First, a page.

Parents: Understand Your Child With Autism

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900 600 Paul Louden

Often, I’m asked if I have any advice for parents of children with autism. Although there is not a “one size fits all” answer to this question, I typically start with something very simple. Parents should work to spend as much time as they can listening to their children and learning about them.

 

One thing that often helps people on the autism spectrum, is being able to answer the question, “why?”

 

Any time you do something, be ready for someone with autism to say, “Why did you do that?” And if you want them to develop the same habits as you, or the same values as you, be ready to talk about why you do the things you do. Clear explanation is key!

 

For example, why do you clean when you do, why you do anything when you do it, why do you keep the schedule you do. But I urge parents to also pay attention to why their child does what they do. This comes with learning and listening, as mentioned above.

 

Watch what they do, when they do it, and watch what their interests are. And try, if you can, if they’re verbal, to engage in dialogue about why. And if they’re not verbal, try to think of as many reasons as possible as to why this might be. Think beyond just why you would do it, and think about reasons why someone with autism might behave the way they do an do things a certain way. Put yourself in their shoes and show some empathy, because the biggest tool you have for getting along is understanding, not just knowing.

 

A true, in-depth understanding of why a person on the spectrum and a person not on the spectrum each do different things is a major key in fostering quality relationships — specifically for parents who have difficulties understanding their children who have autism.

 

If you have any questions, please let me know in the comments section of the post.

 

I hope you all enjoy!

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2 comments
  • Susan Cottingham

    I can explain all day long why I am unable to find something that has been misplaced, or why my child must wait until her Birthday and she still does not comprehend. She continues to ask the same questions repeatedly for days and weeks on end until the item is found. She also has to be reminded to do things repeatedly, such as brush her teeth, brush her hair, or take a bath or anything that has to do with personal hygiene. She is 18 and I do not know how to get her to do things for herself and I end up doing them for her so that I can be sure that it is done thoroughly. She will ask for something to eat. I will fix it for her and she retreats to her room and her food will be cold before she comes to get it. She does not ever want to go anywhere, she did not even like Disney World and repeatedly asked to go home every day that we were there. All that she wants to do is sit in her room with her TV and her Ipad both playing at the same time. She has tons of videos, books, and toys, but continually asks for a new toy or video, even though she just got something new that she has asked for. What can I do? Where do I go for help. She has had early intervention, and ABA therapy. The ABA therapy didn’t seem to help her very much as she did not show much improvement. What therapy can you recommend? Thank you so much for trying to help us understand people with Autism.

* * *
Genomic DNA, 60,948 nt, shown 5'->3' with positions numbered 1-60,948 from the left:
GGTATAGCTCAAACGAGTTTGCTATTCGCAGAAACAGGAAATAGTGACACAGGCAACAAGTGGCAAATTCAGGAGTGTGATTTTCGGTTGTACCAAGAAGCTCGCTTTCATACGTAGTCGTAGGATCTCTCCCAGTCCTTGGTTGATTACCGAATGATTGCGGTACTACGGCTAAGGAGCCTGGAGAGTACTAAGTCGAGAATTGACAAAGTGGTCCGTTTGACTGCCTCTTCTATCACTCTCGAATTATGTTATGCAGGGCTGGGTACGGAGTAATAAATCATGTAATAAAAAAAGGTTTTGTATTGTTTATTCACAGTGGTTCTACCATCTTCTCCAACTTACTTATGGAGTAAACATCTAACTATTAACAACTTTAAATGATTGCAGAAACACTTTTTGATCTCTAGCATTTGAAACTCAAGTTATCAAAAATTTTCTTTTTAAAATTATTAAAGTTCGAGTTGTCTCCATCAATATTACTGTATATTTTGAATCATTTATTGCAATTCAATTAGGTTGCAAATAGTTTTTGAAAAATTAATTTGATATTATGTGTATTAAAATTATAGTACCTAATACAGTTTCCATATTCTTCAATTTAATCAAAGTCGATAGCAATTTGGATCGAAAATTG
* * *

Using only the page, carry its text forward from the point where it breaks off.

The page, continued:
• Paul Louden

    ABA can be valuable for developing the technical ability to do specific things, but can run into challenges when attempting to address the more subtle challenges of autism and motivation. One problem with autism is that through life you learn to lose confidence in yourself. ABA can even reinforce this. You’re taught that you don’t know how to do things and need others to explain them to you. Even when you have the skills, you don’t have the confidence to do it yourself, and you’re afraid of the results of failing. It can result in a very reactive life, only doing things in response to specific other things. Even when told to do it, the internal anxiety can overwhelm you and make it hard to start or do the things. You may want to look into therapies with a developmental focus – ones focused more on a slow approach to internal growth rather than skills focus. I hesitate to recommend individual therapies as I don’t have the time to investigate all of the ones out there in-depth, and I’m not a doctor and can only gauge them loosely. It’s important to work on natural confidence growth. When you succeed at something because someone else told you to do it, and you doubted your ability to do it, that can result in confidence growth, but it can also result in confidence loss: “I can’t even judge whether or not I can do it, I have to depend on someone else for that.” Look for opportunities to create situations where she can choose to act, and succeed. Start in areas she’s interested in, don’t worry too much about the behaviours you want to encourage yet. Just getting her to do things on her own volition, and either succeed, or learn from the failures (and in particular, learn that failures are okay) can help with the sort of growth it sounds like you want, I think.

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